AAS 197, January 2001
Session 47. Circumstellar Disks
Display, Tuesday, January 9, 2001, 9:30am-7:00pm, Exhibit Hall

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[47.02] The Disk and Environment of HD 100546

C.A. Grady (NOAO/STIS, GSFC), E. Polomski (U. Minn. and U. Florida), Th. Henning (AIU, Jena, Germany), B. Stecklum (Thuringer Landessternwarte Tautenberg, Germany), B. Woodgate (LASP, NASA's GSFC), C. Telesco, R. Pina (U. Florida), P. Plait (ACC, GSFC), T. Gull (LASP, NASA's GSFC), A. Boggess (CUA), C. Bowers (LASP, NASA's GSFC), F.C. Bruhweiler (CUA), M. Clampin (STScI), A. Danks (Raytheon PSC, GSFC), R.F. Green (NOAO), S.R. Heap (LASP, NASA's GSFC), J.B. Hutchings (DAO), E. Jenkins (Princeton University Observatory), M. Kaiser (JHU), R. Kimble (LASP, NASA's GSFC), S. Kraemer (CUA), D. Lindler (ACC, GSFC), J.L. Linsky (JILA, U. Colorado and NIST), S.P. Maran (NASA's GSFC), H.W. Moos (JHU), F. Roesler (U. Wisconsin), J.G. Timothy (Nightsen, Inc.), D. Weistrop (UNLV)

We present coronagraphic imaging of the nearest Herbig Be star with the Space Telescope Imaging Spectrograph on board HST, K-short imaging with ADONIS from the 3.6m telescope at La Silla, and mid-IR imaging with OSCIR using the 4m telescope at CTIO. We confirm the disk detection reported by Pantin et al. (2000). The brightest material associated with the disk is located within 3.5" (365 AU) of the star, but disk material can be traced to 5" (515 AU) based on the surface brightness distribution. Spiral dark lanes are seen beyond 200 AU. HD 100546 is accompanied by a diffuse envelope which is more highly flared than the disk and which extends 10" (1000 AU) from the star. Far from the star, a band of nebulosity running from NNW to SSE is seen, compatible with the orientation of filaments in DC 292.6-7.9 (Vieira et al. 1999). Closer to the star, the bands are bowed out to the W and WSW, in the direction of HD 100546's proper motion. The OSCIR images show that the source is slightly extended at 11.7 microns, but unresolved at 10 and 18 microns. The mid-IR color temperatures are consistent with central clearing of the disk, supporting the inference of Pantin et al. (2000).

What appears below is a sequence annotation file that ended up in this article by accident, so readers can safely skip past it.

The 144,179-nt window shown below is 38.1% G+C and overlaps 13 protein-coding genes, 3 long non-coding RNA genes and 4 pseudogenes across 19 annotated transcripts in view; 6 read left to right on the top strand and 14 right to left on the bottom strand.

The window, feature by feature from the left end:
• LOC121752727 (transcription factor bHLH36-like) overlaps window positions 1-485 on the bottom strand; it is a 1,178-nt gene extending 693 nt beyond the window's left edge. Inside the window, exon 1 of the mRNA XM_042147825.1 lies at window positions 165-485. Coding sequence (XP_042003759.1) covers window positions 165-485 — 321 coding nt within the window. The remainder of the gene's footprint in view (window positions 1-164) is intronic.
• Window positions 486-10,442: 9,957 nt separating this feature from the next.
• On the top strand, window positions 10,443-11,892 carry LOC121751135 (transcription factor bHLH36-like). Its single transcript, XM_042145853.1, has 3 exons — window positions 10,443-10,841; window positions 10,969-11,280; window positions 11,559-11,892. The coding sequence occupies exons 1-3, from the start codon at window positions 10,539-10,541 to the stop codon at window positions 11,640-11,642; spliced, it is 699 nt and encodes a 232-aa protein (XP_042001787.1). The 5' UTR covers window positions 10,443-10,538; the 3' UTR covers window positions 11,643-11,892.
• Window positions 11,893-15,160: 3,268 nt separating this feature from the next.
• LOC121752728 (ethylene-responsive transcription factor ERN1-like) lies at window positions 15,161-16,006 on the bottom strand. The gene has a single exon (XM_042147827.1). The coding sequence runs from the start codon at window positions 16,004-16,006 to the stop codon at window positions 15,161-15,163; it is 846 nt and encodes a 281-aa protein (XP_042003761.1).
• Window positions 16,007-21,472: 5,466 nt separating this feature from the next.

This study is based on observations made with HST, and at ESO and CTIO. Funding was provided by NASA GTO funding to the STIS Science Team in response to NASA A/O OSSA -4-84 through the HST Project at GSFC, and through interagency transfer of funds to NOAO.

The author(s) of this abstract have provided an email address for comments about the abstract: cgrady@echelle.gsfc.nasa.gov

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